Spectrum: Richmond artist Paige Gratland puts a spotlight of the work of LGBTQ+ artists
Columns / January 22, 2020
This will be the first of many “Spectrum” columns highlighting LGBTQ+ individuals and their allies in Metro Vancouver, including Surrey, Langley, Cloverdale, and Richmond. If there is a member of the Metro Vancouver LGBTQ+ community you would like to see featured, contact The Runner.
While cities in the Metro Vancouver region have started becoming more inclusive to the LGBTQ+ community as of late, very few have as big—or as public—of a network as the city of Vancouver itself.
However, outside the city, spaces are being created which aim to create safe environments for LGBTQ+ people.
As the fourth largest city in B.C., a large part of Richmond’s population is between the ages of 50 and 54. The Conservative Party made two sizable gains there in the last federal election, and last August, Richmond city staff were called in to remove several posters plastered throughout the city suggesting a correlation between pedophiles and the LGBTQ+ community. However, it was also in this city that Paige Gratland, the former artist in residence at Branscombe House, created a space for LGBTQ+ artists to show their work.
“When I arrived at the Branscombe House, many people told me about the anti-SOGI protests that happened at high schools in 2018,” Gratland wrote in an email to The Runner. “So, in conversation with [Community Cultural Development Manager] Katie Varney and [Richmond Art Gallery Director] Shaun Dacey, the idea for Setting the Table was born.”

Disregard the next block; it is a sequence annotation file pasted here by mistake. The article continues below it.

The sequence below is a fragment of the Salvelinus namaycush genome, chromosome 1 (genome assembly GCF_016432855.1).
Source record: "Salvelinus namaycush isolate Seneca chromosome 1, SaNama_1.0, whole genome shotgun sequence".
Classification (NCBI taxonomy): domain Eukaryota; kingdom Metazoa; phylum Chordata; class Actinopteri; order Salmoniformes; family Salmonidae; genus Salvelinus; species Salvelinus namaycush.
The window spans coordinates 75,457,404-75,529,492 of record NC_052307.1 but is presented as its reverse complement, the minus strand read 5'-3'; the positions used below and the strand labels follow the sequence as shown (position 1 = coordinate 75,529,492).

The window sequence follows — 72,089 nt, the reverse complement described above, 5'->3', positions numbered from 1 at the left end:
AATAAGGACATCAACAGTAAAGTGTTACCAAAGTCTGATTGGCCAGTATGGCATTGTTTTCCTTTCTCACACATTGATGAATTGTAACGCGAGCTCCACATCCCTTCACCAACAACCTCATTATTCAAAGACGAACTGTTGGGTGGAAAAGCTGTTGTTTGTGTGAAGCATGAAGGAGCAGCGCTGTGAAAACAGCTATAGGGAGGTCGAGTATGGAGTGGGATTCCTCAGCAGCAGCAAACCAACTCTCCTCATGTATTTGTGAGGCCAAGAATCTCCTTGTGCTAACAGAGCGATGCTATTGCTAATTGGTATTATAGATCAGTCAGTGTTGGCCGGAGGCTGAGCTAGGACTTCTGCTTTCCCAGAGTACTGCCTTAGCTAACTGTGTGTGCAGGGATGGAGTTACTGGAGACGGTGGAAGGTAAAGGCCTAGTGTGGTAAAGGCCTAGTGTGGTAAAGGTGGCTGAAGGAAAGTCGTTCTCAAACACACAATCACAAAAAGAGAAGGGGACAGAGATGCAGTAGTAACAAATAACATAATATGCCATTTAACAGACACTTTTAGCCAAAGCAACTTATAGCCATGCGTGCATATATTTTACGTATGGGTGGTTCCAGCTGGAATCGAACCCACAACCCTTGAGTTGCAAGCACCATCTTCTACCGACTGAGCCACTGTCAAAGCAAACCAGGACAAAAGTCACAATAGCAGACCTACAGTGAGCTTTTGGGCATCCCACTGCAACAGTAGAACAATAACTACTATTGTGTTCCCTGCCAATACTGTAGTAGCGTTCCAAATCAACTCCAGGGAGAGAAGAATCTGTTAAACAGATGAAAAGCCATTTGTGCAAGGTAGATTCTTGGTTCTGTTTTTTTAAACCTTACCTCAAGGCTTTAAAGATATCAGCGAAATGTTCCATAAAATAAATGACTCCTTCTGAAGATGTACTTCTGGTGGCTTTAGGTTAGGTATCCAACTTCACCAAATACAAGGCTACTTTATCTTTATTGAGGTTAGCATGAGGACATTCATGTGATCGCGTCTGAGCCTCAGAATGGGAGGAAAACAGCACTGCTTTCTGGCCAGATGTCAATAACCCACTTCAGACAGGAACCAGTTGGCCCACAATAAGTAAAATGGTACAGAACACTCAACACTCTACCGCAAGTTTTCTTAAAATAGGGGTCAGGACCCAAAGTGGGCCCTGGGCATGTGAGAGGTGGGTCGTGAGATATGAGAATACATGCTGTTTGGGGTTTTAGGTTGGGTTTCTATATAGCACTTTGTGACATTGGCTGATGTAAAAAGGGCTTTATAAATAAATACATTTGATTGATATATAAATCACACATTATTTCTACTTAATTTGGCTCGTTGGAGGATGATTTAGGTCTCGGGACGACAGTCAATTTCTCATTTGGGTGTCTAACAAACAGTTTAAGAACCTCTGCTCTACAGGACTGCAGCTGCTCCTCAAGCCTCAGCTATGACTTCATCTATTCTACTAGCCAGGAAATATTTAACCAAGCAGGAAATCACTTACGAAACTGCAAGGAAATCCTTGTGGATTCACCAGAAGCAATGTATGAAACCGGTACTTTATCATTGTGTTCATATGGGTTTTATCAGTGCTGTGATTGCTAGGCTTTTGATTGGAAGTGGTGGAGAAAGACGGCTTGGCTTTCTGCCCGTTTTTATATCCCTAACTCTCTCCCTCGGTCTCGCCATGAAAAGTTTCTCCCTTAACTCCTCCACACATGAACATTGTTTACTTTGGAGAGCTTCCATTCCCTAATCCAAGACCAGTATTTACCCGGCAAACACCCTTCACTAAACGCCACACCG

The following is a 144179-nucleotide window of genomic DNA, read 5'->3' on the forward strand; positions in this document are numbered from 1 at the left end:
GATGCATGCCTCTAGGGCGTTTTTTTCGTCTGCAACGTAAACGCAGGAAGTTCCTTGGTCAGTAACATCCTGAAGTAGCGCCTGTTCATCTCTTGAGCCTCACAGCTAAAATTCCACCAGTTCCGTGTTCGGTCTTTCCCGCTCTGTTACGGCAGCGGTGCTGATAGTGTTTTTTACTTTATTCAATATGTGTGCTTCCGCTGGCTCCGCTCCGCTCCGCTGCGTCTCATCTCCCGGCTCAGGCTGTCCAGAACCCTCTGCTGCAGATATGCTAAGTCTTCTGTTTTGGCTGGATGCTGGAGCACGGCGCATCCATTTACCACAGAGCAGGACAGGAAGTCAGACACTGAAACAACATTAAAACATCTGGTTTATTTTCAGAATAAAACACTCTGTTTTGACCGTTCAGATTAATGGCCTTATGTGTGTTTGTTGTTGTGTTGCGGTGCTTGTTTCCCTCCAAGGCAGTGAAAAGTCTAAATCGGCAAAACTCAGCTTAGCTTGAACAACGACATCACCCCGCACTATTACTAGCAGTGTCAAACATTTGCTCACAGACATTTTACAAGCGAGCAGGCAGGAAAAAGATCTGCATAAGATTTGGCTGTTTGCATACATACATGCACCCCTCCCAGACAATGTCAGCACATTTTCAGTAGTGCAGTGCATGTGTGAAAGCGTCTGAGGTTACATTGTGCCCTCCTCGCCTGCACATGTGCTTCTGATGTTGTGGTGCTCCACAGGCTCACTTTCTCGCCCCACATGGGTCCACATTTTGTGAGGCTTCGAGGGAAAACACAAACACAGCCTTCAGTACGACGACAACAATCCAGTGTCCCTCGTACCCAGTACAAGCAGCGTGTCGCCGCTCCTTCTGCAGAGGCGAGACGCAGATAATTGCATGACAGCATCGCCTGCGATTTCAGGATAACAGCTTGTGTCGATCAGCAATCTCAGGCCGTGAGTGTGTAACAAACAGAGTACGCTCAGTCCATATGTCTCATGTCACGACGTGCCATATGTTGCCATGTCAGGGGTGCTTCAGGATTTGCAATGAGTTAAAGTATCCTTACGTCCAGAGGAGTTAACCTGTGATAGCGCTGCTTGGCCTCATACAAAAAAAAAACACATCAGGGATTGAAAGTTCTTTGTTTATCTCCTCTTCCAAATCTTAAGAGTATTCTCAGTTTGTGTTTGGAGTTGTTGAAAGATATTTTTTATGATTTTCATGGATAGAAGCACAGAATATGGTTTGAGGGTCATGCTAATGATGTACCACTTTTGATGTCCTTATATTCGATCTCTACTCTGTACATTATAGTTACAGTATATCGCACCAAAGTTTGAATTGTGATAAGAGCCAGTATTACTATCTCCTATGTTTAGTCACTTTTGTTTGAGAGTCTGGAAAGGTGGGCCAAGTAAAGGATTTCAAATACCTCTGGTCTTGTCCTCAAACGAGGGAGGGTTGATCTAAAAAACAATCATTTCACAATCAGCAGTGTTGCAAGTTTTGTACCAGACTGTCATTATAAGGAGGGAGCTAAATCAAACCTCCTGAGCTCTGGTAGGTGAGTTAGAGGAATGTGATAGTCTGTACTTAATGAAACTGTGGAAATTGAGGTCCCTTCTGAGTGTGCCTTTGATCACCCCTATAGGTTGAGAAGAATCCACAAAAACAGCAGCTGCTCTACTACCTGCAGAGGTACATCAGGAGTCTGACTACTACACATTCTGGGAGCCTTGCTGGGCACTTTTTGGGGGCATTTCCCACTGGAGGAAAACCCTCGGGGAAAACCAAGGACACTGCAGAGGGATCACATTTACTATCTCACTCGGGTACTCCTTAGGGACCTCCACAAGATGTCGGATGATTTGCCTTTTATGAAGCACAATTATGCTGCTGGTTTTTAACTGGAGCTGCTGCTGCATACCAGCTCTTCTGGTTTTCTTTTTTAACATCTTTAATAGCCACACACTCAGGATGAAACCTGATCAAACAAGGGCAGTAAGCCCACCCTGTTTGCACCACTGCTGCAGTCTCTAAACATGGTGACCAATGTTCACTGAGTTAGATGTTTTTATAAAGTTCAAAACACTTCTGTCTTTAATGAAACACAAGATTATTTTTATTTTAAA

Setting the Table was a series of talks, performances, screenings, and “weave-ins” that took place from March to June 2019. According to the Branscombe House website, the series “a showcase of LGBTQ and Two Spirit artists, activists and leaders who present work on intersectional issues and allyship.”
For each session, Gratland led a group activity to help weave a portion of the place setting for the Branscombe House Pride Picnic and Social in August that year. She also focused on subjects such as disability, race, gender identity, and queer and trans spaces in history and popular culture. Lavender Country, a band that many recognize as having produced the first openly gay country album in 1973, played an acoustic set throughout the event.
The idea for the weave-ins was worked out between Gratland and her longtime friend Onya Hogan-Finlay. She says weaving appeals to her due to her tendency to gravitate towards labour-intensive work in her art practice.
“I learned to weave with the patient guidance of the Richmond Weavers and Spinners Guild, and with their help, designed the textiles to specifically fit the picnic table at Branscombe House,” she says.
The place settings were made in collaboration with approximately 200 Richmond residents in 14 sessions, and each participant chose a colour and a board to weave their colour into. This method “references how the first Pride flag was made collectively by Gilbert Baker and 30 members in a community centre in San Francisco,” explains Gratland.
For LGBTQ+ artists and students hoping to show their work, she suggests that they “find the galleries, artist-run centres, festivals, [and] venues in their area that have made it their mission to support the work of LGBTQ+ artists.”
“Then go to these shows. Meet some other artists. Be a part of this larger community,” she says.